Thursday, December 20, 2018

Numbers don't matter, the system matters 1

Overpopulation is not a problem. Poverty is.

The Socialist Party’s criticism of the so-called ‘overpopulation problem’ is that plays into the hands of the ruling class who imposes demographic management of various peoples and those green activists who interpreting population growth cause of the environment crisis ignore the capitalist root of the problem and thus lets the system off the hook. Regardless of the economic system or social organisation, overpopulationists view the reason for much of human misery and suffering as too many people, and fear that if the poor grow wealthier richer, thus begin to consume more, the carrying capacity of the plant will be breached even further. Projecting the distribution flaws of capitalism onto those it most affects helps to defend the status quo and make the victims of inequality the scapegoats of their poverty and legitimate targets of population control. Yet it is the relatively rich developed countries that consume the most resources and energy but it is not their citizens who face having their numbers curbed. It is easier to construct a resentment of those who migrate or reproduce more often than others. The world of capitalism doesn’t make sense and neither do capitalist solutions. The argument that the planet is ‘overpopulated’ ignores the irrationality inherent within the capitalist economic system.

There is no real problem in a socialist society that has its resources rationally planned. Nor is it side-stepping the issue by stating the problem exists only for capitalist society and would not occur in socialism. The standard non-socialist explanation for world hunger is that there are too many people. In other words, that not enough food can be produced to feed the world's present population. This is just not true. Enough food (in terms of calories and proteins) is already being produced which, if evenly divided, could eliminate hunger and starvation tomorrow. In short, the problem is one of distribution or, rather, of maldistribution. World food production can also be increased well above its present level. Under capitalism, production is for sale on a market. Only those who can pay have their needs met, those who can't pay don't have theirs met. If you've got no money, or not enough money, you're not part of the market, and production ignores you.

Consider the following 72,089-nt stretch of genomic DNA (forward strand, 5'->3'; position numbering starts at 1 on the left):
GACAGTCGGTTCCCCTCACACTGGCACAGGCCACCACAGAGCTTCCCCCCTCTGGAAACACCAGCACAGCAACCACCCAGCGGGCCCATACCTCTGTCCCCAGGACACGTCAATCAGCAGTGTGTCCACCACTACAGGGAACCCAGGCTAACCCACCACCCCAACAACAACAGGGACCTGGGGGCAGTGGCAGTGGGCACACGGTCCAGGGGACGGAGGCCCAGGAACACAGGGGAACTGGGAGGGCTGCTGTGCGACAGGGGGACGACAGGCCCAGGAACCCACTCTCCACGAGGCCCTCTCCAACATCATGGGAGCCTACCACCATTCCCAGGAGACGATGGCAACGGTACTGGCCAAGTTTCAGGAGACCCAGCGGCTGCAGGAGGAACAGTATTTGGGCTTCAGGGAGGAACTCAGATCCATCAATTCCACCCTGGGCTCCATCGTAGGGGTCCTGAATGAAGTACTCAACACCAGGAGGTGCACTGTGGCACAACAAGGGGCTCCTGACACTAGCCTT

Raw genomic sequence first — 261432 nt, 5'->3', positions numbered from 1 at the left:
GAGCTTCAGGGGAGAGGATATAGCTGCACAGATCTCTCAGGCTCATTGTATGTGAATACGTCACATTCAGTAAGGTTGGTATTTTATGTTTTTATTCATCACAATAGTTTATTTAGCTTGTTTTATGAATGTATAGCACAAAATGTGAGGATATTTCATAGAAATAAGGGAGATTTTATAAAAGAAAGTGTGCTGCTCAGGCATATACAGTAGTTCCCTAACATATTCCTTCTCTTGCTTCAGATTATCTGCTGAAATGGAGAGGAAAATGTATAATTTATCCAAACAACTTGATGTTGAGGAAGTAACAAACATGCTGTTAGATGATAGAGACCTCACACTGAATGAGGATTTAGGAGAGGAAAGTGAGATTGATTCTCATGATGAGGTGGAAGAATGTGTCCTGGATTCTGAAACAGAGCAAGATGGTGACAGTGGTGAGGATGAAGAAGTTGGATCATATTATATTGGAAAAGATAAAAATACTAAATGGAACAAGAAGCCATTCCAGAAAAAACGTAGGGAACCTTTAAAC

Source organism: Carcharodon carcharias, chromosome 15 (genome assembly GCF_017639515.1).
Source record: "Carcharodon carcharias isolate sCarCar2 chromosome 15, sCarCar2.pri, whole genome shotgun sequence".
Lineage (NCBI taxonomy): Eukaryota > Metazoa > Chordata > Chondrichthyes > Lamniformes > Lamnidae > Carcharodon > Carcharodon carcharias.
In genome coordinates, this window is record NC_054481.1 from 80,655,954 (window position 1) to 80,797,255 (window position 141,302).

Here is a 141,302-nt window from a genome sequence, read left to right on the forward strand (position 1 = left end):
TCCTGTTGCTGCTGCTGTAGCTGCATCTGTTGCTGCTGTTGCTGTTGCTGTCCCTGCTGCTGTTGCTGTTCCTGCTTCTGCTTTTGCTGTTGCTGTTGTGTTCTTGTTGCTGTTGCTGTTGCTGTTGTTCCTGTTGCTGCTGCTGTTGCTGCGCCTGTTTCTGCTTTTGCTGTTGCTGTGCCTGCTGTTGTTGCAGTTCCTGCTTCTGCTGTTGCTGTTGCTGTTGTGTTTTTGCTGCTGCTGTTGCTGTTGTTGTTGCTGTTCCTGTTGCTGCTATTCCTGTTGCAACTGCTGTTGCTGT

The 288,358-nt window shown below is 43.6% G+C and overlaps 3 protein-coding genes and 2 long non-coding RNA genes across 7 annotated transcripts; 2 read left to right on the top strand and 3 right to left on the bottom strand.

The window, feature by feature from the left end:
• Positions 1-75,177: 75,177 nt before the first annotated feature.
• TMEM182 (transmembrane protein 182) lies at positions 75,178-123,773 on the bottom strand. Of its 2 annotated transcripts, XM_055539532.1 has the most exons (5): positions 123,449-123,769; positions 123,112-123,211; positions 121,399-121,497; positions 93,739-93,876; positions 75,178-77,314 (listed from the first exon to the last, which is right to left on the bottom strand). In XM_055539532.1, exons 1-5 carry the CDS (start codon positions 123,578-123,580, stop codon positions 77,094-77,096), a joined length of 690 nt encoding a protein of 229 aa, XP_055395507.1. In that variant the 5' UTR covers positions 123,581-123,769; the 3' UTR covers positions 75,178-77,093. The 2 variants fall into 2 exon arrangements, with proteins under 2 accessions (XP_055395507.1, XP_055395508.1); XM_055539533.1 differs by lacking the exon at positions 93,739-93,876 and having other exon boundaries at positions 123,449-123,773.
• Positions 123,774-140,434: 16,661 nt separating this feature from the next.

The total land area of the planet is about 12 billion hectares, but only 1.3 billion hectares can currently be used as arable land. Even with a population of 10 billion, this would mean 0.13 hectares per person or something over a third of an acre. If farmed by means of intensive horticulture a plot this size could feed dozens. The average yield in England is about eight tonnes of wheat per hectare per year, enough to feed a couple of dozen people; so the 0.13 hectare per person available once global population settles down would be plenty to feed three or four. The conclusion of such calculations is inescapable: even without genetically-modified crops, the Earth can produce more than enough to feed likely future populations.

No doubt, it will be argued that food is not a finite resource but in regards to those the excessive consumption of both renewal and non-renewable resources and the release of waste that nature can’t absorb that currently go on are not just accidental but an inevitable result of capitalism’s very nature. Endless “growth” – and the growing consumption of nature- given materials this involves – is built into capitalism. However, this is not the growth of useful things as such but rather the growth of money-values.

Socialism is about eventually creating what some call a "steady-state economy" or "zero-growth". A situation where human needs are in balance with the resources needed to satisfy them. Such a society would already have decided on the most appropriate way to allocate resources to meet the needs of its members. This having been done, it would only need to go on repeating this continuously from production period to production period. Production would not be ever-increasing but would be stabilised at the level required to satisfy needs. All that would be produced would be products for consumption and the products needed to replace and repair the raw materials and instruments of production used up in producing these consumer goods. The point about such a situation is that there will no longer be any imperative need to develop productivity. In a stable society such as socialism, needs would most likely change relatively slowly. What it means is that we should construct permanent, durable means of production which you don’t constantly innovate. We would use these to produce durable equipment and machinery and durable consumer goods designed to last for a long time, designed for minimum maintenance and made from materials which if necessary can be re-cycled. In this way we would get a minimum loss of materials; once they’ve been extracted and processed they can be used over and over again. It also means that once you’ve achieved satisfactory levels of consumer goods, you don’t insist on producing more and more. Total social production could even be reduced. This will be the opposite of to-day. Society would move into a stable mode, a rhythm of daily production in line with daily needs with no significant growth which would reconcile two great needs, the need to live in material well being whilst looking after the planet.